Issue > Poetry
Valencia Robin

Valencia Robin

Valencia Robin is currently completing her MFA at the University of Virginia. She is the winner of the 2014 Hocking Hills Festival of Poetry. Her poems have appeared in Mead: the Magazine of Literature and Libations, Clover-A Literary Rag and the poetry anthology, Follow the Thread.

Dutch Elm Disease


When Danny Johnson's big brother was killed in Vietnam
Danny ran around the block five times. I counted. Ran
as if when he stopped his brother would be back in their driveway
washing his car. But nobody knew anything about time travel
back then, Star Trek hadn't even come out, Lieutenant Uhura
still on Broadway doing Blues for Mr. Charlie. And even if Danny
did understand the space-time continuum, his parents
weren't having it, his mother on the porch yelling
his name, his father tackling him on the front lawn, all us kids,
the whole block standing there on pause. Which didn't exist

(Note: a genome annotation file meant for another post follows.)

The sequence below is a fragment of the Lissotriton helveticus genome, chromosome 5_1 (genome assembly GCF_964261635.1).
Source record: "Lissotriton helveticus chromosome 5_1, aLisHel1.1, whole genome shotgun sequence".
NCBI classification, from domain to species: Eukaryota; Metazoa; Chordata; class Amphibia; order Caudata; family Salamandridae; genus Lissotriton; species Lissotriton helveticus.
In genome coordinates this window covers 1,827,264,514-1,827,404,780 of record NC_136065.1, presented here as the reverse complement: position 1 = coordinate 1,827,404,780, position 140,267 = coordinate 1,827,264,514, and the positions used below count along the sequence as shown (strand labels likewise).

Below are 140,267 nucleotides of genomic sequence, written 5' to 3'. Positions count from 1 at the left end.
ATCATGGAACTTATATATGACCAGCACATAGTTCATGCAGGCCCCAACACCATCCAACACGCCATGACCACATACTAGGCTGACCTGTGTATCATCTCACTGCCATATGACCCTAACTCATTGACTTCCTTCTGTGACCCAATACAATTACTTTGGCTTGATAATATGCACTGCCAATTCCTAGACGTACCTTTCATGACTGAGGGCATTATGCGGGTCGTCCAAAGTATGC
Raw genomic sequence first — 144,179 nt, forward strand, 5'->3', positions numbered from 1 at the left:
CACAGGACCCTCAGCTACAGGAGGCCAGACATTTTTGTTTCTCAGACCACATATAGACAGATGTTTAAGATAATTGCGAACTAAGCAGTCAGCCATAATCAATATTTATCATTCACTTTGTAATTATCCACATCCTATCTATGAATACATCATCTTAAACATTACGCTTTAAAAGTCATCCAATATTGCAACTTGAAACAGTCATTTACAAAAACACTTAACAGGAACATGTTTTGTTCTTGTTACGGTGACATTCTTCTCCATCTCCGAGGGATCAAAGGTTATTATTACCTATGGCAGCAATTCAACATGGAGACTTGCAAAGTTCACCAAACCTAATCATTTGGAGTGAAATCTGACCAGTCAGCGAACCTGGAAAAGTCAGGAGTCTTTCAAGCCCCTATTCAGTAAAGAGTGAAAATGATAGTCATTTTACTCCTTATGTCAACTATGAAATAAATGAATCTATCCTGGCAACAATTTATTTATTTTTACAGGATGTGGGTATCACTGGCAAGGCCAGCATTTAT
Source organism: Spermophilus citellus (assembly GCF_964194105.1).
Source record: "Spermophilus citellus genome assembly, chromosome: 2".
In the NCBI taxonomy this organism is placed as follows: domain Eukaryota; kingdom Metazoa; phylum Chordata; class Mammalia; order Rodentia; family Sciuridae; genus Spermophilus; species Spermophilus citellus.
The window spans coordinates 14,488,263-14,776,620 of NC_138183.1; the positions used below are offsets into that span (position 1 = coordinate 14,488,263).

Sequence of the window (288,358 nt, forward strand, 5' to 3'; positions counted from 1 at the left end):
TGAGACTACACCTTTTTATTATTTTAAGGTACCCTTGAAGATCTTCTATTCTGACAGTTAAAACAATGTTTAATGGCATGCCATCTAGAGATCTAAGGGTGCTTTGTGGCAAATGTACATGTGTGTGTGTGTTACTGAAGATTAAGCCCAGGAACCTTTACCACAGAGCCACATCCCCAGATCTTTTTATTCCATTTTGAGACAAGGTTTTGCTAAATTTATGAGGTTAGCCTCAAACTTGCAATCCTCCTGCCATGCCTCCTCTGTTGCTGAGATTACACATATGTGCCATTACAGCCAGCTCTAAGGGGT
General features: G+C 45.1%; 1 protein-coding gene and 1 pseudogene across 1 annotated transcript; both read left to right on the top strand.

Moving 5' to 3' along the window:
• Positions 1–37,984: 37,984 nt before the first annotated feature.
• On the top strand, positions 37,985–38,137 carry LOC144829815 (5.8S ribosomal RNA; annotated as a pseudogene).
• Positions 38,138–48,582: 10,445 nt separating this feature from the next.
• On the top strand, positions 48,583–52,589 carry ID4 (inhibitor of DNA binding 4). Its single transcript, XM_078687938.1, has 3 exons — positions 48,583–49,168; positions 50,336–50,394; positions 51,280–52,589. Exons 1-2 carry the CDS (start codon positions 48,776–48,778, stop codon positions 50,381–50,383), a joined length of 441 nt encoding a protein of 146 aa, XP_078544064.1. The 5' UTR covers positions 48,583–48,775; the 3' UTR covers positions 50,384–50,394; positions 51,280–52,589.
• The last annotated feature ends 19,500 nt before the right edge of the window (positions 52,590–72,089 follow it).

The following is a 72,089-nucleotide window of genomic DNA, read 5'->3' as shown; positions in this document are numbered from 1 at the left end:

either. No fast forward, no reverse. We weren't even Black
yet. Was Milwaukee even Milwaukee? Is the Lincoln Park Bridge
still there, do boys like Danny still climb over the rail,
hug their bony knees to their narrow chests and plop into the river
as if there's no way his parents could lose two children?  
Which is all I know about Vietnam, that and the way the sun hung
in the faded sky as Danny ran around and around
and held the air hostage, that and the way the thick, August air
ignored the leaves of all our doomed Dutch Elm Trees
and let itself be held hostage. The streets were like ghosts
when they cut down those trees.

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